12. I'm pretty sure it is undesirable (i.e. reduces cycles before the battery won't hold a decent amount of charge anymore) to allow a lipo to fall below 3V under load. The 3.09V cell cutoff was intended to follow that thinking with a very small safety factor of 0.09V. You could reduce the cutoff voltage setting to obtain more out of the battery before soft cutoff but your number of charge/discharge cycles before you need to replace the battery will fall. The best measure of battery charge status is voltage under (known) load. I don't think, IHMO, that refining a scheme for cell cutoff based on resting voltage is a step forward.
  13. My recollection is "resting" voltage is around 3.6 to 3.7. Of course the voltage under load is the low voltage cutoff which I have not adjusted (still at default of 3.09).
  14. I have a new mantra. Increasing applied power increases temperature; increasing temp setting increases applied power lol. I think it's silly that an unfortunate comment in a pbusardo interview has "evolved" into a religious doctrine. That said, having used a mod that had only a temp setting without being able to limit power, I don't like that method. Temp control is generally very accurate but the technology is still far from perfect. We definitely need the ability to set limits on both temp and power. The only issue is some prefer to adjust one more frequently than the other. The present UI state machine does not take that difference in preference into account. It will likely be a pain but evolv needs to change the UI state machine to be table driven and allow us as users to modify the table, or at least allow us to modify some entries in it.
  15. I have 5 "married" sets of inexpensive 18650's and not one of them behaves as poorly as I've seen described in this thread. I set my home grown double 18650 DNA 200 mod to 2 cell, set the Wh to 17 and I can vape beyond when my battery meter reads 0% without any low battery message. I have preheat set to 100 W 1 second, punch 5, watts 75, temp between 450 and 490 as the mood suits me. These are the batteries: https://www.fasttech.com/products/2913000
  16. Hi James, Would it be possible to get an updated comprehensive list of available commands? I remember you guys added the up / down button presses as commands (I'm almost positive I saw a post on that -- and I thank you for doing that) and looks like I'm finally approaching a point where I'm going to need them. As always, thanks very much.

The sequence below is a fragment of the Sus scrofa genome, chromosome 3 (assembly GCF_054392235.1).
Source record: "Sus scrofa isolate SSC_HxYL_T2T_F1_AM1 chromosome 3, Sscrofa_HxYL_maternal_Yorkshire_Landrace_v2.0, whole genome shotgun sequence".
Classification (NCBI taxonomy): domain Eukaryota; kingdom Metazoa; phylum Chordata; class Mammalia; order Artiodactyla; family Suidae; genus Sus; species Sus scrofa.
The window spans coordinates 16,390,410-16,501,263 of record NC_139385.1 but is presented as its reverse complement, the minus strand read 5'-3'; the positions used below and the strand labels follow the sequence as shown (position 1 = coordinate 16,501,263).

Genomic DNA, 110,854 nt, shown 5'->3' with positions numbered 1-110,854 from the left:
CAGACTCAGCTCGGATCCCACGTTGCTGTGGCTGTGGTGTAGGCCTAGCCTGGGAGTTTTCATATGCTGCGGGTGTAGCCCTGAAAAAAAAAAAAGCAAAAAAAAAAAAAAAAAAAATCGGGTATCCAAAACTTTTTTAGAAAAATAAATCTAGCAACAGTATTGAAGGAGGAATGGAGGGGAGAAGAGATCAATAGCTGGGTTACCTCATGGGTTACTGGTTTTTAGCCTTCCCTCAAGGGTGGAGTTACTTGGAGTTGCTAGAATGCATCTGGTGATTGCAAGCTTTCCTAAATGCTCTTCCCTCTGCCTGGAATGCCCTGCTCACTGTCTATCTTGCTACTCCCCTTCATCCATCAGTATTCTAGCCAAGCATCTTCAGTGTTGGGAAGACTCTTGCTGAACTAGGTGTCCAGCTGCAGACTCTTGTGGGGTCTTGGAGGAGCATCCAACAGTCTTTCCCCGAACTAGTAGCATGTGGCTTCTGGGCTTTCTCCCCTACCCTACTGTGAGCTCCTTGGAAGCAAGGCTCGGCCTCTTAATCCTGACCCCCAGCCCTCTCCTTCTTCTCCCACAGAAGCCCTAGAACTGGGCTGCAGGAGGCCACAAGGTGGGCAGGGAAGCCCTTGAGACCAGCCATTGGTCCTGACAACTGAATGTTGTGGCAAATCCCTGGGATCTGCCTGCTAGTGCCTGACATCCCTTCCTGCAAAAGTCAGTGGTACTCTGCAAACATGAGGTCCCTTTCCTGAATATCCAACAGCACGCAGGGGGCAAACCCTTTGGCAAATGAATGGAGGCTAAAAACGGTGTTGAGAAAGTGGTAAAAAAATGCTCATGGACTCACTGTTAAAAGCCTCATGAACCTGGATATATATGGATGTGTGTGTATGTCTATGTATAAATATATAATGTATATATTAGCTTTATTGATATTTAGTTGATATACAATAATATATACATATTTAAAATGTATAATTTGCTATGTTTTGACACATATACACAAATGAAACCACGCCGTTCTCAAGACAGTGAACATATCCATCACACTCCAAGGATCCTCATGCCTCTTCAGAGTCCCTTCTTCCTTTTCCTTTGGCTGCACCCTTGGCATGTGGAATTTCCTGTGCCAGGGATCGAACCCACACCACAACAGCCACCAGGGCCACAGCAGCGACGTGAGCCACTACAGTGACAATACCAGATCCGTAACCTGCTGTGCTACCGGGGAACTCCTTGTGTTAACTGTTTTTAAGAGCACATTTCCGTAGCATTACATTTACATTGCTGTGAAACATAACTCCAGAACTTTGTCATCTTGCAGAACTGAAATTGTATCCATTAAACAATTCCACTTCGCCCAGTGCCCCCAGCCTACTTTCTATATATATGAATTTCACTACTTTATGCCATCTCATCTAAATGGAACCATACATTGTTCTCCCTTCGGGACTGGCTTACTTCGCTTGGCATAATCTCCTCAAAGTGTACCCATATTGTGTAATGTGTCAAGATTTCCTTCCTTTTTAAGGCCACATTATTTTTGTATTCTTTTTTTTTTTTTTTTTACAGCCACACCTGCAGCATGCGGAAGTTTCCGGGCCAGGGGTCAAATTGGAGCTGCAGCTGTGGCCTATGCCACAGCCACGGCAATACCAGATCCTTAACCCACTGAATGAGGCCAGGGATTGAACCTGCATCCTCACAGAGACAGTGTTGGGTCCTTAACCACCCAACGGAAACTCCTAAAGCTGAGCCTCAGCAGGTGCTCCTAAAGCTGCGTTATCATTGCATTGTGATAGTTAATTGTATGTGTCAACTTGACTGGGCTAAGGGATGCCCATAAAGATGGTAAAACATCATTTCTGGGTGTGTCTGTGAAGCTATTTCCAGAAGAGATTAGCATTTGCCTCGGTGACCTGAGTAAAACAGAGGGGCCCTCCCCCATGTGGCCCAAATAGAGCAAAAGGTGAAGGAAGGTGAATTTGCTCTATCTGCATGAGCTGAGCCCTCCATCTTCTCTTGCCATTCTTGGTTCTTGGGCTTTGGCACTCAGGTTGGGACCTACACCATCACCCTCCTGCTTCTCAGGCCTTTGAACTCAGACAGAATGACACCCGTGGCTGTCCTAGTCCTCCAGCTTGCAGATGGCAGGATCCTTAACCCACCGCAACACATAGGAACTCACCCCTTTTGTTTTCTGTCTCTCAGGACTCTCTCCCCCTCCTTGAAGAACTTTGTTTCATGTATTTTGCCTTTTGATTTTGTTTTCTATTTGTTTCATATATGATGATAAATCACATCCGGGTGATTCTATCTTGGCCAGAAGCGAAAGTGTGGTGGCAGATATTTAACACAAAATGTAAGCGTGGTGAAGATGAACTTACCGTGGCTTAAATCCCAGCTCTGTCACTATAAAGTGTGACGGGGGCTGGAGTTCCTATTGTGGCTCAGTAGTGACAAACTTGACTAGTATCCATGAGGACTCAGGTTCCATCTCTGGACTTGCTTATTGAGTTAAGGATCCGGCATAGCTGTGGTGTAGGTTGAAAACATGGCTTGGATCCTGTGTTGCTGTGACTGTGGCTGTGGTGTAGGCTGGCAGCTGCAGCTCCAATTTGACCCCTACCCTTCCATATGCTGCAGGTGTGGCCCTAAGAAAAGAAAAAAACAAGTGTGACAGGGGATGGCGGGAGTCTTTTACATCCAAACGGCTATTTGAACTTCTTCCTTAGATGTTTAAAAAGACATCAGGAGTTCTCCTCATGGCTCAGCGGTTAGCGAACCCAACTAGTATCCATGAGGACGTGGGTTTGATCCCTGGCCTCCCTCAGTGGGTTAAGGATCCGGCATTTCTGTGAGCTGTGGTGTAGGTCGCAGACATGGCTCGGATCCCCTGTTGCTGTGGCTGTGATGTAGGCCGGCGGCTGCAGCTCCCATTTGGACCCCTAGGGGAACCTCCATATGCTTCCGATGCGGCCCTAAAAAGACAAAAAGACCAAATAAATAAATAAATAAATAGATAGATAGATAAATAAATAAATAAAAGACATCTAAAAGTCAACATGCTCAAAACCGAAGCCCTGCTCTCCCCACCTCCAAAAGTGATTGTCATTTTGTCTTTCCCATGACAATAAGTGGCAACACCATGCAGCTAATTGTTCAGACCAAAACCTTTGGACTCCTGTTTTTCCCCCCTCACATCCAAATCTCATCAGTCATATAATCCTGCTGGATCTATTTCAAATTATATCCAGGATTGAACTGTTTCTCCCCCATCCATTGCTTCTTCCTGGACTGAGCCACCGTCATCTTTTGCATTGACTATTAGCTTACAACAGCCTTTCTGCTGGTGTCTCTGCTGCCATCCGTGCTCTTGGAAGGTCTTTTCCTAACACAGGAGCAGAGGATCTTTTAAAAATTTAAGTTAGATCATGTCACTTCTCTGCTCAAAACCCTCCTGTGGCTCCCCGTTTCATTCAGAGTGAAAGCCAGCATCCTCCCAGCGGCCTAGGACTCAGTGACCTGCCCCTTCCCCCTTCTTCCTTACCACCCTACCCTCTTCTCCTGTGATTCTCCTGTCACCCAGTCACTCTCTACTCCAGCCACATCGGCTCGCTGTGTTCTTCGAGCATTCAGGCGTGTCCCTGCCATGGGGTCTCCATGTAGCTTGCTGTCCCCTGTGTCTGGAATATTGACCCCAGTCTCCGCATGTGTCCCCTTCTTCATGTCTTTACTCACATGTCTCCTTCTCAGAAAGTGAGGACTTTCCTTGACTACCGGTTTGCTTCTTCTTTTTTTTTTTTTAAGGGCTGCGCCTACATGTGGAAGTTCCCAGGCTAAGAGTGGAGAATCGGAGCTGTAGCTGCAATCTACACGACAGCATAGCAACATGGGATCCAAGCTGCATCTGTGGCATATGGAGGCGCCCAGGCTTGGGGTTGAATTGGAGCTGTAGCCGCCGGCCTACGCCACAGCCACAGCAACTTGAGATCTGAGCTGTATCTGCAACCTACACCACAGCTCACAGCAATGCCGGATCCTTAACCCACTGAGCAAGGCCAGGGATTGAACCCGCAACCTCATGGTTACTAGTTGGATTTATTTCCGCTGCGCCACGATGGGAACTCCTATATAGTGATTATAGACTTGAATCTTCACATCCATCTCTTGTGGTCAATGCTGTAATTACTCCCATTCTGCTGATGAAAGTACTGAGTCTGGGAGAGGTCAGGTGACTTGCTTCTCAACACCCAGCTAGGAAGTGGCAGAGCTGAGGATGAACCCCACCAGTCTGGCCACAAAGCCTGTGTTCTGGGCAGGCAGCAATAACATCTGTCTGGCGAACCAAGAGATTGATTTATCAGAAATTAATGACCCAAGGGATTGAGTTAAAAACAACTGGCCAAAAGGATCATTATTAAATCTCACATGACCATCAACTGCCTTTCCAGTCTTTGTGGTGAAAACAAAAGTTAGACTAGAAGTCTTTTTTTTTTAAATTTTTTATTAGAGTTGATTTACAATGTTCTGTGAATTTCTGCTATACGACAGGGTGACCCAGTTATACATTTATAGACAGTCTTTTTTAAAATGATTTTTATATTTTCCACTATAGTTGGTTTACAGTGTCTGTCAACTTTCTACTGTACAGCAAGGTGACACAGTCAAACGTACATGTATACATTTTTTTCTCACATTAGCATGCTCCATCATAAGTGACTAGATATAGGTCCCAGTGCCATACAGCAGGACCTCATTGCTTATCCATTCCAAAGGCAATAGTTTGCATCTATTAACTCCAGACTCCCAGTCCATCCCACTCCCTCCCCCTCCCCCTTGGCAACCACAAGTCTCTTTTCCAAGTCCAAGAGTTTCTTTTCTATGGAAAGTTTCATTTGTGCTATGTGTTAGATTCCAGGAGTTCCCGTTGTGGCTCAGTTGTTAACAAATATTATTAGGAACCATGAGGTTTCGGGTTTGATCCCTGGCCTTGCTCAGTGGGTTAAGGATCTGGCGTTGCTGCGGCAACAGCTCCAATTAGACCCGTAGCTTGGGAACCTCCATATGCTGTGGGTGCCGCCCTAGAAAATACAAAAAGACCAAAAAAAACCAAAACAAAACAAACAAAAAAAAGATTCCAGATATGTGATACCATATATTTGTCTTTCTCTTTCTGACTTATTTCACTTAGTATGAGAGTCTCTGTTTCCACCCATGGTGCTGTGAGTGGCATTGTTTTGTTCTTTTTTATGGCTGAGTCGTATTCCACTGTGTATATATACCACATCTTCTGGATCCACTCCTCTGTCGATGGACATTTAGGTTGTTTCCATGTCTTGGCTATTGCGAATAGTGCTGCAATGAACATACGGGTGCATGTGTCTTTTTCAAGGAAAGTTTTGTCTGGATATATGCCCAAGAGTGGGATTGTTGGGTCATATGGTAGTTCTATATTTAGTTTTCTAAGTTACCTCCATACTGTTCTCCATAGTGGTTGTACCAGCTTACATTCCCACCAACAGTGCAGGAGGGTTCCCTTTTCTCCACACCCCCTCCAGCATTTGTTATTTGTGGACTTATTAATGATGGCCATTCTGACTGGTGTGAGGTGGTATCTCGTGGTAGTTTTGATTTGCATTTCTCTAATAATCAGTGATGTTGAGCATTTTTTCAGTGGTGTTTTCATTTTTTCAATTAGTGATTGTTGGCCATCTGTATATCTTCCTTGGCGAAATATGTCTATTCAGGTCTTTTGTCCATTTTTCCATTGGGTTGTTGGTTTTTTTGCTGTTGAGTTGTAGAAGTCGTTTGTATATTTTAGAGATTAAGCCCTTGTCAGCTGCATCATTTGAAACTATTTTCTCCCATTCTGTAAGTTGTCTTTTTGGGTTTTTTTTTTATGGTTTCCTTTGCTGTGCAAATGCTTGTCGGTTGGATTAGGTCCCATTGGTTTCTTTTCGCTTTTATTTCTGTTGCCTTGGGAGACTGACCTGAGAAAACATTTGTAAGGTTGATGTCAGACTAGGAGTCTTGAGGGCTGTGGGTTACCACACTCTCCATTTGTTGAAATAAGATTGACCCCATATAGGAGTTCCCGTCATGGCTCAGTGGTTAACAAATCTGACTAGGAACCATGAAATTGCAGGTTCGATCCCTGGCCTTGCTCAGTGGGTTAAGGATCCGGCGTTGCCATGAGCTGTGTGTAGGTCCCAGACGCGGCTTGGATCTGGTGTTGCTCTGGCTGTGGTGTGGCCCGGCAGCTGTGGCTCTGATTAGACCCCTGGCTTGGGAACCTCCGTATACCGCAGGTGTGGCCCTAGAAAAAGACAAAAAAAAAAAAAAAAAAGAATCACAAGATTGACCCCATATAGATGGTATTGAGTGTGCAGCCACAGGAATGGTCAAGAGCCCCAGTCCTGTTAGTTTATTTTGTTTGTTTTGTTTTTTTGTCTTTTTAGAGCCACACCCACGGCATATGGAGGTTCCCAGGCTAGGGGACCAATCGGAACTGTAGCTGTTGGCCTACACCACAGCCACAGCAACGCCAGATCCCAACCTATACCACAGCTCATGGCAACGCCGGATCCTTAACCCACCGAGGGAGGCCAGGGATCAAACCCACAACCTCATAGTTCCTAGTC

17. Here is my recommendation but it will take some patience. You indicated that the new battery is already on its way so might as well wait for the new battery section to arrive. Test its operation with the new battery. If the fuse is indeed blown, of course it won't operate. Contact the vendor, explain that even with the new battery it's not functional and ask to return the unit and battery for exchange for a functional unit. If they won't help you out, open a ticket with evolv. Replacing a tiny surface mount fuse is not a task for the uninitiated lol.
  18. There should be zero (or very near zero depending on the resistance of the meter leads) resistance across the fuse. But like I said, maybe don't mess with it at this point. The new battery might resolve everything and futzing around with it might cause another issue somewhere else.
  19. It would probably be best to just wait for the right battery rather than messing with it. There's a strong possibility that the new battery section will resolve all of the issues. I remain optimistic.
  20. I agree with awsum140. At least the way my mind works, it's easier to think about it in Watt-hours. A one Amp USB charger delivers basically 5 Watts. Conversion losses and charging efficiency are a bit of a wild guess on my part but it's darn close to 100% for a lipo -- lets be conservative and say 90% total efficiency. Also a "dead" battery isn't actually "dead" but more like 80% discharged. So a 10 Wh battery would need 5 x 0.9 x charge time = 10 x 0.8. Solving for charge time yields charge time = 8 / 4.5 = about 1.8 hours to charge. Substitute the Wh rating for your battery for the 10 in the example and you can estimate charge time needed.
  21. Odd behavior. Looks like a decent amount of power at the 510. Just curious, if you leave an atty on it, will it drain the battery? You might have to RMA it.
  22. It can be opened but doing so requires carefully lifting one of the carbon fiber panels to access two screws. Other than replacing a tired, old battery that needs to be replaced, it's likely not practical to open and close it more often. I hope for about a year of daily use before the battery needs to be replaced.
  23. I would stop messing with the old battery housing if you think your soldering skills are rusty. It will take some willpower but wait until the new battery section arrives. The risk is if you do something that damages the board then you have a real problem. From what you've said it seems like it could be the fuse but you say you've tested the fuse? Let us know how it works or what it does when the replacement battery section arrives.